Terms Typically Offered: Spring, even years.

CSCI-317  Data Structures  4 Credits  

This course investigates abstract data types (ADTs), recursion, algorithms for searching and sorting, and basic algorithm analysis. ADTs to be covered include lists, stacks, queues, priority queues, trees, sets, and dictionaries. The emphasis is on the trade-offs associated with implementing alternative data structures for these ADTs.

Prerequisite: MATH-181C and CSCI-208

Terms Typically Offered: Spring, even years.

CSCI-320  Digital Forensics and Investigation  3 Credits  

This course is an overview of the principles and practices of digital investigation. Fundamentals and the importance of digital forensics is emphasized. Students learn different techniques and procedures that enable them to perform a digital investigation with a primary focus on the analysis of physical storage media and volume analysis. It covers the major phases of digital investigation such as preservation, analysis and acquisition of artifacts that reside in hard disks and random-access memory. Upon completion of the course, students will be able to apply open-source forensics tools to perform digital investigations and understand the underlying theory behind these tools.

Prerequisite: CSCI-110C

Terms Typically Offered: Spring, even years.

CSCI-325  Introduction to Networks  3 Credits  

An introduction to the design and analysis of computer communication networks. Topics include application layer protocols, Internet protocols, network interfaces, local and wide area networks, wireless networks, bridging and routing, and current topics. Lecture.

Prerequisite: CSCI-110C and MATH-180

Terms Typically Offered: Fall, odd years.

CSCI-330  Introduction to Operating Systems  3 Credits  

This course will introduce modern operating systems. The course will begin with an overview of the structure of modern operating systems. And then will analyze in detail each of the major components of an operating system (from processes to threads), and explore more advanced topics in the field, including memory management and file input/output. Covers the classical internal algorithms and structures of operating systems, including CPU scheduling, memory management, and device management. Considers the unifying concept of the operating system as a collection of cooperating sequential processes. Covers topics including file systems, virtual memory, disk request scheduling, concurrent processes, deadlocks, security, and integrity. The focus is on UNIX-based operating systems, though learning will also cover alternative operating systems, including Windows. Lecture, 3 hours. A complementary lab course allows students to practice and implement topics from lecture.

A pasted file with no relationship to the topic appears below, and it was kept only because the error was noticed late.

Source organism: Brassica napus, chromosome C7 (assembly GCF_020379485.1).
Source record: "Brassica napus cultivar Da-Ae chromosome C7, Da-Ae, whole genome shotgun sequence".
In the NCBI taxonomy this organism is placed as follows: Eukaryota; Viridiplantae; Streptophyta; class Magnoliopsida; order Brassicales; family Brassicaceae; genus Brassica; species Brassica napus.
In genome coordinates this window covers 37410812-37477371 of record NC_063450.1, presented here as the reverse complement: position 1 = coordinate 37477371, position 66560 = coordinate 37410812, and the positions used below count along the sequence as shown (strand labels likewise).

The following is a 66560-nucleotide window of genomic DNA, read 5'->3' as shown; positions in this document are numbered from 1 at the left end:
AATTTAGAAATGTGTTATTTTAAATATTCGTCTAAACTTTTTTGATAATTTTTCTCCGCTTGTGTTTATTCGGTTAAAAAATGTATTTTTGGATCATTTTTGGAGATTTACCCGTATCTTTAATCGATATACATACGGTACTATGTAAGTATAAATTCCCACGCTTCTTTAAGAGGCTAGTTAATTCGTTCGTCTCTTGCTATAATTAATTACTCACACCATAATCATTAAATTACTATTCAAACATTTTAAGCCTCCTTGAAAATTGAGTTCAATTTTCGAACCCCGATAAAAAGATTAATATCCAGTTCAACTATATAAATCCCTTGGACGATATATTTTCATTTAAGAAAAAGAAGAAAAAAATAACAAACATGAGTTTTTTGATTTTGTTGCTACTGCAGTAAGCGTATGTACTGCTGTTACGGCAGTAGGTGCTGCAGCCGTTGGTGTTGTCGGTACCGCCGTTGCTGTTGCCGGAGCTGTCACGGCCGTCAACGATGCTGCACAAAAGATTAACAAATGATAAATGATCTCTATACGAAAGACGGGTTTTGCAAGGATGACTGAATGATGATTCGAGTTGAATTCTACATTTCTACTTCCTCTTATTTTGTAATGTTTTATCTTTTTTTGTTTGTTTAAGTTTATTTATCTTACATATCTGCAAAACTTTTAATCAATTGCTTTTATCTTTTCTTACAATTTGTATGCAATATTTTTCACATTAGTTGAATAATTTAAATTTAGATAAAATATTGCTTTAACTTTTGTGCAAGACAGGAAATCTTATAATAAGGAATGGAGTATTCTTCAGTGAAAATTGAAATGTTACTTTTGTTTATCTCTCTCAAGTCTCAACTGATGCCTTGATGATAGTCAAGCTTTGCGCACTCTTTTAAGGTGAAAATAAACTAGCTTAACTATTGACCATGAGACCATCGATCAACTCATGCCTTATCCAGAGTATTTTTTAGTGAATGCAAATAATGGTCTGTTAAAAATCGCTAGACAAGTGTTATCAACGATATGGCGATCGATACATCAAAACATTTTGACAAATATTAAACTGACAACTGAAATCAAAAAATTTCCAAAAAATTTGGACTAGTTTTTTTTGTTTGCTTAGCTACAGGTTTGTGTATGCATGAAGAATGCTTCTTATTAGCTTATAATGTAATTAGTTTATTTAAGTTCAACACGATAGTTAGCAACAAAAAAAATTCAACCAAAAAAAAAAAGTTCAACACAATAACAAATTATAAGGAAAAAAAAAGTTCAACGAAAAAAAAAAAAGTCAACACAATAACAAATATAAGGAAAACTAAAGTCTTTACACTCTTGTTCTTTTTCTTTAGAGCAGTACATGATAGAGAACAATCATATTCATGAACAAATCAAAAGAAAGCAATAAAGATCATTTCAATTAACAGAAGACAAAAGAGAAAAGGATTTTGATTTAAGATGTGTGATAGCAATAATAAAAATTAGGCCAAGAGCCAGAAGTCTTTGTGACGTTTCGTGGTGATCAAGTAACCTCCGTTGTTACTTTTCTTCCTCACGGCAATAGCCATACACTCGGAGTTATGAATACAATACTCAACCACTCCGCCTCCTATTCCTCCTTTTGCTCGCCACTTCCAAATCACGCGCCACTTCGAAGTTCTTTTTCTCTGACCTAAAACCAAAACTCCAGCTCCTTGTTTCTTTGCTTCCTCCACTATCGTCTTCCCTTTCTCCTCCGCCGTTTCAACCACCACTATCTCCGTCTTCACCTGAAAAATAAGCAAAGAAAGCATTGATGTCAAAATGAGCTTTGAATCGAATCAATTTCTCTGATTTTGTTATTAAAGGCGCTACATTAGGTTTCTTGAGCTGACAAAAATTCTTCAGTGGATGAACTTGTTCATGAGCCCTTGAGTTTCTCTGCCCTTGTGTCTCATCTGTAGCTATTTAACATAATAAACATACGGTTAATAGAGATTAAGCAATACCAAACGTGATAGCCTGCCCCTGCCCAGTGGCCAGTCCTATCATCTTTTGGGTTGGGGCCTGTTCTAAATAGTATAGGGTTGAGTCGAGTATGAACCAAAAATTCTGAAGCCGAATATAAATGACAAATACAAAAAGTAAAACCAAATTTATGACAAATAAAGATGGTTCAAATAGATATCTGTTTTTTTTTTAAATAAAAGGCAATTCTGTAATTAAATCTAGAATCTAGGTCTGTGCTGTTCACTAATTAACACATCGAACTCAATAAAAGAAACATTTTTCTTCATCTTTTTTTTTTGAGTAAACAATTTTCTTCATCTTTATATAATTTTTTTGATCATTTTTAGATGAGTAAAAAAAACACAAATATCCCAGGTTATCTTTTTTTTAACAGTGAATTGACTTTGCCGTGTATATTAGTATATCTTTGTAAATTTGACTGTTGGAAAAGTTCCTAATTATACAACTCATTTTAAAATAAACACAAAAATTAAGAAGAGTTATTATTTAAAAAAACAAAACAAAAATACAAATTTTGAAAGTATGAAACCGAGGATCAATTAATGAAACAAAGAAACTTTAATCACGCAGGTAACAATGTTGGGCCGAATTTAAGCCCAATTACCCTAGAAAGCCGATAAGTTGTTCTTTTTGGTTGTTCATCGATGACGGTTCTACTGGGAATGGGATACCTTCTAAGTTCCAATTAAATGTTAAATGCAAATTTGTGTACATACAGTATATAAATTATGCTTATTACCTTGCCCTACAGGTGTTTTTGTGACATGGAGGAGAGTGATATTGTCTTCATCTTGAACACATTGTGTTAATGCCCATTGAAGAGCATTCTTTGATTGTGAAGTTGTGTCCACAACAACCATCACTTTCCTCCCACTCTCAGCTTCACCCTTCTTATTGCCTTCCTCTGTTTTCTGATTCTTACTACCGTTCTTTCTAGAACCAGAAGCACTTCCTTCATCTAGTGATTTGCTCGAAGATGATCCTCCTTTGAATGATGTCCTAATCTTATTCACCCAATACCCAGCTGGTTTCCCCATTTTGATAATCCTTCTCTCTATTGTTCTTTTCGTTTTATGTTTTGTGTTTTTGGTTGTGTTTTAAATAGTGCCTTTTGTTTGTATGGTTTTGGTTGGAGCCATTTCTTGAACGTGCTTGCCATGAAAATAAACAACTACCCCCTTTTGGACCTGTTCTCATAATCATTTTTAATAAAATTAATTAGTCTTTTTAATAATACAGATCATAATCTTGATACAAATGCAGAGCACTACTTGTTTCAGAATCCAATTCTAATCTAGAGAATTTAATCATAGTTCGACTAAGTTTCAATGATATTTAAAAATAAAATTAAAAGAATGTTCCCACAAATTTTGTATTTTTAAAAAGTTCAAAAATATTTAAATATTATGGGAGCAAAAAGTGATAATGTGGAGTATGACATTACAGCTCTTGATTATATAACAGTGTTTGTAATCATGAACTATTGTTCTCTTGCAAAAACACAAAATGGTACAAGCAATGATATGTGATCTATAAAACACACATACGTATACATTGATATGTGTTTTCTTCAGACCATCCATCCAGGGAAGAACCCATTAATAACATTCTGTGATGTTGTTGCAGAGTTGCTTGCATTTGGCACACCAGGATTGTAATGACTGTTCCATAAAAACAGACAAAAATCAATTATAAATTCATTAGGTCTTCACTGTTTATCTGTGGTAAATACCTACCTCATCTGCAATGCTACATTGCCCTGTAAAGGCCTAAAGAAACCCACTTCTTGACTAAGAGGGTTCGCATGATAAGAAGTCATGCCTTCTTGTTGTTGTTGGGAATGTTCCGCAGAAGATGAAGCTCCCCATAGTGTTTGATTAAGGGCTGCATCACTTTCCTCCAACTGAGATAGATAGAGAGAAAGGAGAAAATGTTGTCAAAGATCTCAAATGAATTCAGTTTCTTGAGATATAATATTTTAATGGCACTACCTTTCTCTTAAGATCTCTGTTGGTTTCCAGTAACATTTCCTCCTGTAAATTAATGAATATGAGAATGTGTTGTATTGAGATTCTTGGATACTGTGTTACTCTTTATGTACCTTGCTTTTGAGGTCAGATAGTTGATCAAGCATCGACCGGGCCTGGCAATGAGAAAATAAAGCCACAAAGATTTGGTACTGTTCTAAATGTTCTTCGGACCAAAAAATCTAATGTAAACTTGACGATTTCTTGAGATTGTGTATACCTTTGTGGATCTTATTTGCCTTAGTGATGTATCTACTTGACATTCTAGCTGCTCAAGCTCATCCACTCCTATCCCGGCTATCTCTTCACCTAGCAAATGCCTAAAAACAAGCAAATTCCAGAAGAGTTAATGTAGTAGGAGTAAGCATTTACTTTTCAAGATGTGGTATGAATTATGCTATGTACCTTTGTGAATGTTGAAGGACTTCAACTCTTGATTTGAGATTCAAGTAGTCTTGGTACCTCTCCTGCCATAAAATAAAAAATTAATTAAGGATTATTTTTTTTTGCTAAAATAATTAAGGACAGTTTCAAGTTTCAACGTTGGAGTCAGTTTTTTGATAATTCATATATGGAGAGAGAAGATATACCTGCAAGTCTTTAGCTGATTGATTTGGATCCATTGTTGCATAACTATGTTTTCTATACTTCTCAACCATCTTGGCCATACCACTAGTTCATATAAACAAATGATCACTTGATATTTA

Prerequisite: CSCI-208

Terms Typically Offered: Fall, even years.

CSCI-401  Database Systems 1  3 Credits  

This course covers the fundamental concepts of database systems. Topics include data models (ER, relational, and others); query languages (relational algebra, SQL, and others); implementation techniques of database management systems (index structures, concurrency control, recovery, and query processing); management of semistructured and complex data; distributed and noSQL databases.

Prerequisite: CSCI-317 and CSCI-302

Terms Typically Offered: Fall, even years.

CSCI-411  Software Engineering 1  3 Credits  

Learn how to apply an engineering approach to computer software design and development by focusing on topics like life cycle models, software requirements, specification, conceptual model design, detailed design, validation and verification, design quality assurance, software design/development environments, and project management.

Prerequisite: CSCI-302, CSCI-317, and CSCI-415

Terms Typically Offered: Spring, odd years.

CSCI-415  Computer Architecture  3 Credits  

Modern computer technology requires an understanding of both hardware and software, since the interaction between the two offers a framework for mastering the fundamentals of computing. The purpose of this course is to cultivate an understanding of modern computing technology through an in-depth study of the interface between hardware and software. An overview of computer architecture, which stresses the underlying design principles and the impact of these principles on computer performance will be surveyed. General topics include design methodology, processor design, control design, memory organization, system organization, and parallel processing. Lecture, 3 hours. A complementary lab course allows students to practice and implement topics from lecture.